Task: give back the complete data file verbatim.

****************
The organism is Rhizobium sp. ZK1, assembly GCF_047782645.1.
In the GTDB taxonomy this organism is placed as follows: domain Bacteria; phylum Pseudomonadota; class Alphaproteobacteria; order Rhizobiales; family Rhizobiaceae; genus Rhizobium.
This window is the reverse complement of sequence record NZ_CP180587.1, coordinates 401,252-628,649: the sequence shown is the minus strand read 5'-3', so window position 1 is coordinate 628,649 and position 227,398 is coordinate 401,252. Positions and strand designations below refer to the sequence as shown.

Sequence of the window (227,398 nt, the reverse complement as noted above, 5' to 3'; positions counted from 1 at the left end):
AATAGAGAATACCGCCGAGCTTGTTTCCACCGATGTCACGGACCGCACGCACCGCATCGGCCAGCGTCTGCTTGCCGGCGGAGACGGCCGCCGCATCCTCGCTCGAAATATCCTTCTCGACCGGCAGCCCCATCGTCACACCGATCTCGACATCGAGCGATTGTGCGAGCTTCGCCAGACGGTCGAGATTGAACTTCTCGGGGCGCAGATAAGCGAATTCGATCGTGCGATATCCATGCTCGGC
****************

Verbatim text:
The organism is Rhizobium sp. ZK1, assembly GCF_047782645.1.
In the GTDB taxonomy this organism is placed as follows: domain Bacteria; phylum Pseudomonadota; class Alphaproteobacteria; order Rhizobiales; family Rhizobiaceae; genus Rhizobium.
This window is the reverse complement of sequence record NZ_CP180587.1, coordinates 401,252-628,649: the sequence shown is the minus strand read 5'-3', so window position 1 is coordinate 628,649 and position 227,398 is coordinate 401,252. Positions and strand designations below refer to the sequence as shown.

Sequence of the window (227,398 nt, the reverse complement as noted above, 5' to 3'; positions counted from 1 at the left end):
AATAGAGAATACCGCCGAGCTTGTTTCCACCGATGTCACGGACCGCACGCACCGCATCGGCCAGCGTCTGCTTGCCGGCGGAGACGGCCGCCGCATCCTCGCTCGAAATATCCTTCTCGACCGGCAGCCCCATCGTCACACCGATCTCGACATCGAGCGATTGTGCGAGCTTCGCCAGACGGTCGAGATTGAACTTCTCGGGGCGCAGATAAGCGAATTCGATCGTGCGATATCCATGCTCGGC